At times when it feels like you may have bitten off more than you can chew, it helps to take a couple of days to really get organised, both in the projects you’re working on, and in the physical space in which you’re trying to make things happen.
Here are a few ideas that may help you to feel more organised when working, more in control of your surroundings, and in the long run, help you to get more done.
Get rid of clutter
You don’t need clutter in your life, that’s why it’s called clutter. Are you trying to sit down and write in a space that’s full of cardboard boxes from when you moved six month ago? Are there papers strewn across your desk? Could you build a fort with all the random bits and bobs within arms reach of your writing space? Then it’s time to get a rubbish bag and remove EVERYTHING that you have no use for – it’s only getting in your way.
Whether you need The Life-Changing Magic of Tidying to do this KonMari-style, or you’re ruthless and simply chuck things without thanking them first, the goal is to get rid, so don’t be afraid to do that.
Pick a spot (not your couch)
Do you write on a laptop from your couch, or your bed? It usually takes a few weeks of this for many to realise that it just isn’t the most efficient way to get things done. If you’re sitting on your couch, then you’re more likely to stick the TV on in the background while you’re typing. And thus, you’re more likely to watch the TV and become distracted. Don’t pretend you’re superhuman, we’ve all had an episode of Mad Men on “in the background”, and that’s OK.
Same goes for working in bed. Your bed is where you sleep, so working there means it no longer becomes a place of slumber, but a place of deadlines and thinking. Not relaxing. It will pay off in the long run to create spaces for each part of your life; sleep in bed, watch TV on the couch, and work at a dedicated desk.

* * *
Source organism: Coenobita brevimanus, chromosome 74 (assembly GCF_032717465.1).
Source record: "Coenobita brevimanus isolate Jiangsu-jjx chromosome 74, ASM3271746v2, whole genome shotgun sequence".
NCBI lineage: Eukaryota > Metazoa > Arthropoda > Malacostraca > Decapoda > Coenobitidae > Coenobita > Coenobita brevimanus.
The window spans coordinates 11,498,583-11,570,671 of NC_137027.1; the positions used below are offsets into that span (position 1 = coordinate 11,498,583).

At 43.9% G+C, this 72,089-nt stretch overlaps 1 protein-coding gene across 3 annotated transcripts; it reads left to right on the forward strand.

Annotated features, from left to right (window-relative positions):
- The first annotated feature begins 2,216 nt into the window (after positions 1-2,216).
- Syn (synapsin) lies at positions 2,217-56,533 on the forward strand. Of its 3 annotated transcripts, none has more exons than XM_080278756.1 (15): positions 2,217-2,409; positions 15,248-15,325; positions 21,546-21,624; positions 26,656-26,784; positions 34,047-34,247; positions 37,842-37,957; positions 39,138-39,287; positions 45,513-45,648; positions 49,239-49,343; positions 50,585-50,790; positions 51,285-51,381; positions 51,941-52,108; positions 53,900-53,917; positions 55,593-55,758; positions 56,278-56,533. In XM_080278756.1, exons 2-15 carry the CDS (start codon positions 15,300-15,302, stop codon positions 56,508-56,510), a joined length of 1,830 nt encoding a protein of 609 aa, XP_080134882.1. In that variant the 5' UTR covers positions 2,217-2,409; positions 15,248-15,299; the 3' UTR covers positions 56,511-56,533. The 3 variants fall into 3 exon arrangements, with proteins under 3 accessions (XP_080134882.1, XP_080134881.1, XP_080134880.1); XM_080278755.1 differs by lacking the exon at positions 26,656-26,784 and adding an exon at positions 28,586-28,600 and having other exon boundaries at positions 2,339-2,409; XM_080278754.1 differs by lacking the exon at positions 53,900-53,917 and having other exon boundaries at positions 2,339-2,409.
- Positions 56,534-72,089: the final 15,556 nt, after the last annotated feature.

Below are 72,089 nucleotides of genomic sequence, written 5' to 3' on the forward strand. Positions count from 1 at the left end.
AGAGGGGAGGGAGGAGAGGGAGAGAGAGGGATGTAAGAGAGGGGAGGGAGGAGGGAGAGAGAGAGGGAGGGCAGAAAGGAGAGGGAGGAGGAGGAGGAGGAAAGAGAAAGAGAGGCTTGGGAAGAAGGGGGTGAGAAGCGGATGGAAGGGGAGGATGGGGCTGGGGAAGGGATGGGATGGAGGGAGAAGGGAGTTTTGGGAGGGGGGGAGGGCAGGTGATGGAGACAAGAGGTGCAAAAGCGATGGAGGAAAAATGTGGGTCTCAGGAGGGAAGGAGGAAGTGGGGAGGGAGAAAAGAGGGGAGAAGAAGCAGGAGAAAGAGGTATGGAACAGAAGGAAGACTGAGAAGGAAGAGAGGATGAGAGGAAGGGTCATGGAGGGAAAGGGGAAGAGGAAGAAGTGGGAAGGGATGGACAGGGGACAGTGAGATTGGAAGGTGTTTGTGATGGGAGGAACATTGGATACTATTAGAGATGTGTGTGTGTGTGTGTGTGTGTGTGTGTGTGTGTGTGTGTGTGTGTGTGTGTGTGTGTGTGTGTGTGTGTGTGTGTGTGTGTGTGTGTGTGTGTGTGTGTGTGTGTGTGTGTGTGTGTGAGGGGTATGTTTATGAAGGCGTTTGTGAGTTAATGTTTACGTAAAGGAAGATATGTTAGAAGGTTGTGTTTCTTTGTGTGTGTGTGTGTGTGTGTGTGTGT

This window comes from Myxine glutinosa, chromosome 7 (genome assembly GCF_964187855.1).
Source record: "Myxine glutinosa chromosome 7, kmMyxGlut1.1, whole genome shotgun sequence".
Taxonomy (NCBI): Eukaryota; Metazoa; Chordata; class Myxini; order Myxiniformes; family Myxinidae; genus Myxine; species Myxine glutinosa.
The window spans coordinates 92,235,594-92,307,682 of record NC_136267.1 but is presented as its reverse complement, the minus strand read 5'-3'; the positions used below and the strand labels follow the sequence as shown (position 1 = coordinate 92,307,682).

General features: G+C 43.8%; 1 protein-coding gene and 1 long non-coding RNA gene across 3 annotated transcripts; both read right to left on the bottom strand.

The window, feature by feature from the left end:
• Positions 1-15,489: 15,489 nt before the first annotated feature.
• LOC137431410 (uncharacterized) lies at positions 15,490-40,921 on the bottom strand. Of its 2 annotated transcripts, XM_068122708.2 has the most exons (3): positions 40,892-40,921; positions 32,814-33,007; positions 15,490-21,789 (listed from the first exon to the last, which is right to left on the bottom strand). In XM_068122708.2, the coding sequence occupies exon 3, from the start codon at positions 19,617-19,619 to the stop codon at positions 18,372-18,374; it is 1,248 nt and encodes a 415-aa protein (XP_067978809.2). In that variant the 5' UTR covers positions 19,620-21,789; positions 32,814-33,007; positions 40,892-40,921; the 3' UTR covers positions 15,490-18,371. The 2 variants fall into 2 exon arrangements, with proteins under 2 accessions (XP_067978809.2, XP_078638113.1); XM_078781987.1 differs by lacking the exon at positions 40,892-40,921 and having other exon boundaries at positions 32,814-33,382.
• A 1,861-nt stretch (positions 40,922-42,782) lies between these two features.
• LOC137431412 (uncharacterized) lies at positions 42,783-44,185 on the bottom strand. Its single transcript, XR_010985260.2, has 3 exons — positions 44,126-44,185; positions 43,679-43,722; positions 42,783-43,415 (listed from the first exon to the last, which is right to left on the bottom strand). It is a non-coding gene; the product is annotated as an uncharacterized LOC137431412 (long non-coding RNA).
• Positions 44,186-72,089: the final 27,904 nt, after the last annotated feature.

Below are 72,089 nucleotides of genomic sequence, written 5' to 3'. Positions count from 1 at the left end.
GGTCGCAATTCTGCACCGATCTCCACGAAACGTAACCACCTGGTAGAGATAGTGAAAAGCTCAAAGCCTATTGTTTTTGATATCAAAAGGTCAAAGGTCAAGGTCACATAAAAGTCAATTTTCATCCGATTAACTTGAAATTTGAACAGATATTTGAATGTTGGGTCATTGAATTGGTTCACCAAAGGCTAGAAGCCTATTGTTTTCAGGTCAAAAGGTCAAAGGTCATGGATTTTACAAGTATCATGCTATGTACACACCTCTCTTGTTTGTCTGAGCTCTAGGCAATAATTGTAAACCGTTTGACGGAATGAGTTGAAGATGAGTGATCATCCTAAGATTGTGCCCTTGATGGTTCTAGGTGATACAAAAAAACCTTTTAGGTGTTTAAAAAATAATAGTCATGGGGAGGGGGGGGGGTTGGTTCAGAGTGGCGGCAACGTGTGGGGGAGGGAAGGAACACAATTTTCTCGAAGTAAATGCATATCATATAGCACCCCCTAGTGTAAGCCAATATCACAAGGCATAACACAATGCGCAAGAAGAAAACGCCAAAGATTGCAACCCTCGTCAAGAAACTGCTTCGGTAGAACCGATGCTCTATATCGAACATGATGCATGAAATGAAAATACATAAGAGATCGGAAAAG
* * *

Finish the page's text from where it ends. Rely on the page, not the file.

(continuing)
Change the way you use Facebook
Facebook is the procrastination downfall for many people, and it can be hard to turn off a site where all of your friends are having conversations and posting about the fun things they’re up to. That’s why turning off Facebook altogether isn’t always an option, but rather, changing the way in which you use it.
Have a scroll through the kinds of things on your news feed. Is it distracting to see Sally’s meals three times a day? Do you feel disheartened when you see selfies of Jim at the gym getting fit when you’re at home? You don’t need to delete friends from your list, but it might help to choose what kind of content you want to see. If someone distracts you or gets you down with their posts, turn off those notifications. Same goes for pages, if it’s not something you’re truly interested in, get rid of it.
Find a bunch of pages that post about entrepreneur motivation, inspirational pictures, things to get your creative juices flowing (like the Desk Life Project page, for example!), so that when you’re scrolling through your news feed it becomes a place to feel inspired and uplifted, and you’ll be ready to get to work.
Clear out those folders
If you’re a generally cluttered person, you probably have a million projects on the go and have been saving random documents and images everywhere and anywhere, thinking “I’ll come back to it later”. If your computer is in use from the moment you wake up in the morning, and pretty much all day afterwards, then it’s likely that you’re constantly downloading things, saving things, moving things, and never actually tidying things up. Once you’ve cleared up the clutter in the physical space around you, it’s time to clear up your digital space.
Create a few key folders and subfolders for all of the projects you’re working on, and spend some time (even if it’s just 10 minutes each day this week) putting all of your random documents somewhere you can actually find and use them. A great time saver.
Create an inspiring space
The space in which you work needs to be one that you feel happy to come to every day. If it’s messy and grey and totally boring, then you’ll take one look and find something else more important to do – like avoid work. Think of things that will make you want to visit this creative space.
Add a coaster to put your coffee on in the morning. Find a colourful poster that makes you want to create. Add inspirational quotes on post-it notes to remind yourself how awesome you are and how important the project you’re working on is. Create a space that’s personal, motivational and cosy, and you’ll never want to leave.
Got a few ideas of your own? Post pictures of your work space on our Facebook page and make us jealous.
Photo by Bench Accounting via Unsplash Bench Accounting